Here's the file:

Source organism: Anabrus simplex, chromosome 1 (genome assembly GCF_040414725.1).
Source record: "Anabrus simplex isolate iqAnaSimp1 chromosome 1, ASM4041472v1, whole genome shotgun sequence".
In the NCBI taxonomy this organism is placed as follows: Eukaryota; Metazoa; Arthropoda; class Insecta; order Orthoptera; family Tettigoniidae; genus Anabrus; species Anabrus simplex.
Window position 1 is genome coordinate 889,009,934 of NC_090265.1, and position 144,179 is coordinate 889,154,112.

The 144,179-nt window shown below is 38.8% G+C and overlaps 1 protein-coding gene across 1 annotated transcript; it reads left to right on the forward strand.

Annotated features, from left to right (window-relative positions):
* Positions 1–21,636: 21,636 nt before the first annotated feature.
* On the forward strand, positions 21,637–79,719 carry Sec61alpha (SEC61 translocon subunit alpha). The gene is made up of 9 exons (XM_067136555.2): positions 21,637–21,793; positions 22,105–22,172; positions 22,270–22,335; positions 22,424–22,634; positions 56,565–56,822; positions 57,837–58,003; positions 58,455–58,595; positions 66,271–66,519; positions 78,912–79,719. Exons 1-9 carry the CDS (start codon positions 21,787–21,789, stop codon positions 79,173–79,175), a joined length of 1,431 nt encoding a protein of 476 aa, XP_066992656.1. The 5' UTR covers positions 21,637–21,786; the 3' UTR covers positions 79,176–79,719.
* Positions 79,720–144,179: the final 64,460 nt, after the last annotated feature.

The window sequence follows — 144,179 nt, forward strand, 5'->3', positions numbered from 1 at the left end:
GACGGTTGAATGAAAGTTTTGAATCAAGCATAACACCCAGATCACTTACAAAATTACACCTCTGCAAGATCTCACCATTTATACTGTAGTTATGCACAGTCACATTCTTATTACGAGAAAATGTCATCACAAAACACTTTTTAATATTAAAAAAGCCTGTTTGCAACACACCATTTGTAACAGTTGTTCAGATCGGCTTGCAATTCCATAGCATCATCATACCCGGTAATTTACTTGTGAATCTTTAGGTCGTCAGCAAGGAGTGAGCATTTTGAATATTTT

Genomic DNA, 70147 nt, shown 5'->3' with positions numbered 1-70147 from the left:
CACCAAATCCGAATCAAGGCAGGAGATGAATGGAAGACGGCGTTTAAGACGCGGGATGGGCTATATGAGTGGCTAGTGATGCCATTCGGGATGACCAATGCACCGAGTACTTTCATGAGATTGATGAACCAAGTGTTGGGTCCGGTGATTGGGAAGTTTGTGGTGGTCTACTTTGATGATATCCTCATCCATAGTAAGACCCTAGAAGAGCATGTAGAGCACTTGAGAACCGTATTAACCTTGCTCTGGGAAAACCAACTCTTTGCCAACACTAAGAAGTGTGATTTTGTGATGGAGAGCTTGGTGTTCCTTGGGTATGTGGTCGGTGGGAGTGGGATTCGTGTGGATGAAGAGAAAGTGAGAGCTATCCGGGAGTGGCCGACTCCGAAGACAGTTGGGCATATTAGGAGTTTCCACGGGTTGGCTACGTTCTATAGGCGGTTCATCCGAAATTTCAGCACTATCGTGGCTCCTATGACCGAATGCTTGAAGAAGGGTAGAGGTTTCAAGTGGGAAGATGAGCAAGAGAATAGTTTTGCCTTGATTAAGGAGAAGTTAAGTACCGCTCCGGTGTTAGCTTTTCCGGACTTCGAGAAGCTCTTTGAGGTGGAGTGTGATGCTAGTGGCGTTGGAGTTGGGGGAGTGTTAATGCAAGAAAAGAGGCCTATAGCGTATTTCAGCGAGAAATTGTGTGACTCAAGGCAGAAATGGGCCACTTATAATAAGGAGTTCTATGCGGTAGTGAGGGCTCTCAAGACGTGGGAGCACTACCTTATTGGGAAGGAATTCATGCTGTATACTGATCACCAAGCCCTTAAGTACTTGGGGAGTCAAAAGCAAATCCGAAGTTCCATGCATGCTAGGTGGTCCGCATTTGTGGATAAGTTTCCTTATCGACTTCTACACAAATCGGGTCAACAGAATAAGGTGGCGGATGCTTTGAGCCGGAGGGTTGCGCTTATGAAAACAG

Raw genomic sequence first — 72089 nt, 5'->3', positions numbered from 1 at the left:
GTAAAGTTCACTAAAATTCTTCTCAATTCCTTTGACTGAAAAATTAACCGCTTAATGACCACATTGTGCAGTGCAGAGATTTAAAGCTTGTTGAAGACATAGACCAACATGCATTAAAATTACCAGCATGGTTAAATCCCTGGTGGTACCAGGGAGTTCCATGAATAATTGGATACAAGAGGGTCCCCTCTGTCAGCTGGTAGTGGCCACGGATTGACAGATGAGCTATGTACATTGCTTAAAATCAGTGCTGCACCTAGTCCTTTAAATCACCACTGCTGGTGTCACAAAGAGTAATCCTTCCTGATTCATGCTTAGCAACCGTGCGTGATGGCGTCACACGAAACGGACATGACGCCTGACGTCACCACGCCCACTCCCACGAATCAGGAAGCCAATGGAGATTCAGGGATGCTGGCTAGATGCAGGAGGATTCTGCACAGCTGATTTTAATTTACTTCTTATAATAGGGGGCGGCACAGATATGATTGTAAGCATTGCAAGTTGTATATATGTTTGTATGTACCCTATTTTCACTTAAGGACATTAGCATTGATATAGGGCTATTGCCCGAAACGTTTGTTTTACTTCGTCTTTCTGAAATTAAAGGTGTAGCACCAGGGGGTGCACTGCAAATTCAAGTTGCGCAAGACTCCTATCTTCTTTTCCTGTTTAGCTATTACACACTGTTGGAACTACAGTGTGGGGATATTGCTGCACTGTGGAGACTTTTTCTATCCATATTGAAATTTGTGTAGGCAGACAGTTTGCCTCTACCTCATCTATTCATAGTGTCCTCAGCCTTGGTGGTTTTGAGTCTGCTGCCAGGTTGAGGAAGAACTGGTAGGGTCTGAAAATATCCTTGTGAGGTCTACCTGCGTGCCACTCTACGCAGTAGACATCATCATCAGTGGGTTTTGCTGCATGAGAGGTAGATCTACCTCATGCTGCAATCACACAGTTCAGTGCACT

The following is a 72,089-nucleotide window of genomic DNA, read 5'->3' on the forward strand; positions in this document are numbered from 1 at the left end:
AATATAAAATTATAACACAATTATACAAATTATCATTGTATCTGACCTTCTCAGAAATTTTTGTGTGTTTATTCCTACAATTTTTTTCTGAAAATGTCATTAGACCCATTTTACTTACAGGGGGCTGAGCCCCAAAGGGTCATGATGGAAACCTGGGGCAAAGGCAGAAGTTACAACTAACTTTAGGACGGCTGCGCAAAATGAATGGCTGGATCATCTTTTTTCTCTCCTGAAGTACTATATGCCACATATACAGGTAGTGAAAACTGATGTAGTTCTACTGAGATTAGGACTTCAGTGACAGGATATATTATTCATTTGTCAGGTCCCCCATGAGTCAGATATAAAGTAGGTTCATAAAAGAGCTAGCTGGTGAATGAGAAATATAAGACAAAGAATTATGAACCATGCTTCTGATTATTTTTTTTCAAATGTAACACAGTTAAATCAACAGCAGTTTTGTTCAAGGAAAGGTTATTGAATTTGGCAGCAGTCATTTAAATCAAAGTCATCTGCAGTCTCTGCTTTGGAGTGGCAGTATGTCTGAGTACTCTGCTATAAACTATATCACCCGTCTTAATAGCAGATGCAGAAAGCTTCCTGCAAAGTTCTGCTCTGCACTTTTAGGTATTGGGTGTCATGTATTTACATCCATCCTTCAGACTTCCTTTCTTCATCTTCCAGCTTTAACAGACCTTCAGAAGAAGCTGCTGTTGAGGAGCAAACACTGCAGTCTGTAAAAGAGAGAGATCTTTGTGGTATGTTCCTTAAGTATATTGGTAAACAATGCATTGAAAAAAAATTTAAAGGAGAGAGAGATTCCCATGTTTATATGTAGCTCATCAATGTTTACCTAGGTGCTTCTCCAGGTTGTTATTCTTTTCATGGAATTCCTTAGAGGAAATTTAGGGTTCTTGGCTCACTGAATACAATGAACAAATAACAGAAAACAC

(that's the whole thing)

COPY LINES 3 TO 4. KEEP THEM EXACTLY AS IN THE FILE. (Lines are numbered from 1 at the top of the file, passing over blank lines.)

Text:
In the NCBI taxonomy this organism is placed as follows: Eukaryota; Metazoa; Arthropoda; class Insecta; order Orthoptera; family Tettigoniidae; genus Anabrus; species Anabrus simplex.
Window position 1 is genome coordinate 889,009,934 of NC_090265.1, and position 144,179 is coordinate 889,154,112.